Vande Pol Lab Research Opportunities

Scott Vande Pol, M.D., Ph.D., D (ABMM)

Scott Vande PolAssociate Professor of Pathology

Laboratory Interests:

Papillomaviruses are the most prevalent sexually transmitted disease and the leading infectious cause of cancer in the US, with a yearly economic impact of about $2.9 billion (2). Despite a prophylactic vaccine, lethal clinical disease will be a significant problem for many decades to come world-wide.  Alpha genus human papillomaviruses (HPVs) cause benign squamous epitheliomas in which the virus persists and replicates.  With HPV types termed “high-risk”, the initially benign papilloma may evolve over time and develop into a malignancy.  “Low-risk” HPV types very rarely progress to malignancy, but can cause serious, and even life-threatening medical complications due to the size, numbers, and locations of the benign papillomas.

I study the structure and biology of papillomavirus oncoproteins. We study papillomavirus oncoproteins from both human and animals to uncover their biological logic and the mechanism by which they transform cells and promote cancer. By comparing oncoproteins from diverse papillomaviruses, we have begun to understand how these oncoproteins physically interact with their cellular targets, and influence host cell signaling pathways.

Structure-Function Analysis of E6 Proteins. 

Research GraphicOur studies of the bovine papillomavirus E6 oncoprotein were the first to identify the mechanism by which E6 associates with cellular proteins: by docking on an alpha-helical LXXLL peptide motif in the target cellular protein. We were able to show by intracellular competitive binding experiments that the E6-LXXLL interaction was essential for biological activity of E6 proteins. We showed that the E6-LXXLL interaction solubilized E6, rendering the protein suitable for structural studies. The association of HPV-16 E6 with LXXLL peptides causes a conformational change in E6 that confers E6 solubility and stability. For the prior 30 years, academic and industrial labs had failed to obtain a structure of E6 because in the absence of a bound LXXLL peptide, E6 is insoluble.  We used this to recruit collaborators in Strasbourg France (Dr Gilles Trave and associates) to produce and crystalize bovine and human papillomavirus E6 bound to LXXLL peptides.  We were further able to show that when E6 binds its LXXLL peptide, it adopts a conformation that allows direct interaction with the p53 tumor suppressor.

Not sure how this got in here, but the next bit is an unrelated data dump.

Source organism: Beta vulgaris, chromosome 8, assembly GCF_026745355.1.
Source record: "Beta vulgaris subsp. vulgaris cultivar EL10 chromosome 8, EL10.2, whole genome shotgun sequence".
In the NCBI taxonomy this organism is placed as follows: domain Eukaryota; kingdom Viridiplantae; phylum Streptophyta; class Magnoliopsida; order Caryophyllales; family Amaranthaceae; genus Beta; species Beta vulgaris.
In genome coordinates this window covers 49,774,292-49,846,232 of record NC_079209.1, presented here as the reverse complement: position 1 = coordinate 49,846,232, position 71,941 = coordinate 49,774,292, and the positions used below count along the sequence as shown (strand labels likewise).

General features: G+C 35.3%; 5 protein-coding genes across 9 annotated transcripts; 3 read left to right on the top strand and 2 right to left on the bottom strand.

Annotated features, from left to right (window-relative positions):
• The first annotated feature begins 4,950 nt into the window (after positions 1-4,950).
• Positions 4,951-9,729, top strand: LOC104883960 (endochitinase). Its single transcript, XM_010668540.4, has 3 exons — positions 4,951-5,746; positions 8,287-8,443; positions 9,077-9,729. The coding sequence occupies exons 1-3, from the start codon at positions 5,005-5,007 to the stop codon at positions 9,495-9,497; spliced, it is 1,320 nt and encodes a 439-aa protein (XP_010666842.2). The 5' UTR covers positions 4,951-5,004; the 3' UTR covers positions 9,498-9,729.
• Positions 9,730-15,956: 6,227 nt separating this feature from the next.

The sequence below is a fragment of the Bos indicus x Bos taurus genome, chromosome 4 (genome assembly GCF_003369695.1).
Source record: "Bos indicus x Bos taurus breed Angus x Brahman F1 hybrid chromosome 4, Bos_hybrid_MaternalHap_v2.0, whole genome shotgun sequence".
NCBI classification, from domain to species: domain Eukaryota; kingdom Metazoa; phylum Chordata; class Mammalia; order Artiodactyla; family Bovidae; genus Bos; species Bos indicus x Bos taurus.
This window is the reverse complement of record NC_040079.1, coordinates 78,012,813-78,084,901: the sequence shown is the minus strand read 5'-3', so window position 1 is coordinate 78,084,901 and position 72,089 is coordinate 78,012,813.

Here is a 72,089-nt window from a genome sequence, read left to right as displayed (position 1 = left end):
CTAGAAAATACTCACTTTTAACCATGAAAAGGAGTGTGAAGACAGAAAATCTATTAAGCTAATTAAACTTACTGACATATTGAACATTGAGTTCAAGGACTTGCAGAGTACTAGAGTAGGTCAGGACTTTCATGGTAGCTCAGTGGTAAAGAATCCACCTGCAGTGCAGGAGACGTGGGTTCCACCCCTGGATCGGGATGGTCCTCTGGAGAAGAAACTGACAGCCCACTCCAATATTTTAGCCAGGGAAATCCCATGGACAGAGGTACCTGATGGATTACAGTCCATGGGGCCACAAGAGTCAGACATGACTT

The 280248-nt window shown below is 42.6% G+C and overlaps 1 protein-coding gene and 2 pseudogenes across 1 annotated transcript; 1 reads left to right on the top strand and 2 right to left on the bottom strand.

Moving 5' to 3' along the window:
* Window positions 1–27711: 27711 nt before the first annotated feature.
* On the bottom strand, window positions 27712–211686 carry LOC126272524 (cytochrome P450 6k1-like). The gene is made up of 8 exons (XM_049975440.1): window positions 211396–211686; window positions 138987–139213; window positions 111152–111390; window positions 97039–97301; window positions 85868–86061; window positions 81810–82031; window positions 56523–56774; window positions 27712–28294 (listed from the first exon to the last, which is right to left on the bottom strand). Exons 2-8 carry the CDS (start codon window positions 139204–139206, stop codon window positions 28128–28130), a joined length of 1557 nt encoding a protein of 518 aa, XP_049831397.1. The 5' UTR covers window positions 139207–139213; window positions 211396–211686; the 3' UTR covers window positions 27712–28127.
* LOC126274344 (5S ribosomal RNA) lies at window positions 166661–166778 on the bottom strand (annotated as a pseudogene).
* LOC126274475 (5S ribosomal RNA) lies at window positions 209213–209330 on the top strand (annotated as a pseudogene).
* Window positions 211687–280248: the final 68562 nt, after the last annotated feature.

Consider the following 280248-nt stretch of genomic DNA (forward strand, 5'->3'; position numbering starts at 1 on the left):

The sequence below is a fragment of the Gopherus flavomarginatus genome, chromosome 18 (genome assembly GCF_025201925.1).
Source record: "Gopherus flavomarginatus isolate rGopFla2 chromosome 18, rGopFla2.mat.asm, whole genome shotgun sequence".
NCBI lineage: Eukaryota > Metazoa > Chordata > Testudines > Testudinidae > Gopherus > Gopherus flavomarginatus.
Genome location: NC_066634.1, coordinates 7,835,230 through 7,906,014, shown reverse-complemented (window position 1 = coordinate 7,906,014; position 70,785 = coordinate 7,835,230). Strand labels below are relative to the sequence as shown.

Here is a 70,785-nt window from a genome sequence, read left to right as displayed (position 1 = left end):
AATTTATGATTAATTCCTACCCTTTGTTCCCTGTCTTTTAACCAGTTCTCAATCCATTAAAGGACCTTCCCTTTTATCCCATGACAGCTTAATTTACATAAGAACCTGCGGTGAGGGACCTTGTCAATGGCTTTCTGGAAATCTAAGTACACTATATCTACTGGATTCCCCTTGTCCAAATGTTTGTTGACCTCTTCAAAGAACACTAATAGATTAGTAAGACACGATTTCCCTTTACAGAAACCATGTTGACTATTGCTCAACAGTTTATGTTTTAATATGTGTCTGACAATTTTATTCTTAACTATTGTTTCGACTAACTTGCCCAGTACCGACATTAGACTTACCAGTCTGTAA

Primary Cellular Targets of E6 Proteins, and Evolutionary Organization of Papillomaviruses

While high risk HPV E6 oncoproteins are best known for binding the cellular ubiquitin ligase E6AP and then targeting p53 for degradation, most other human and animal papillomavirus E6 proteins do not bind E6AP.   So what then is the target of E6 proteins that do not interact with E6AP?  Our studies first identified (followed closely by the Munger and Howley labs) the most frequent cellular target of diverse human and animal papillomaviruses E6 oncoproteins: the MAML family of transcriptional co-activators that mediate Notch signaling. In squamous epithelia, Notch signaling acts as a tumor suppressor. E6 associates with MAML1 through docking on a LXXLL peptide in MAML1 and down-regulates Notch signaling. We have evidence that this interaction between E6 and MAML1 is the predominant interaction of papillomavirus E6 oncoproteins in cutaneous papillomavirus infections of humans and diverse species of animals.

Secondary cellular targets of E6AP-associated E6 proteins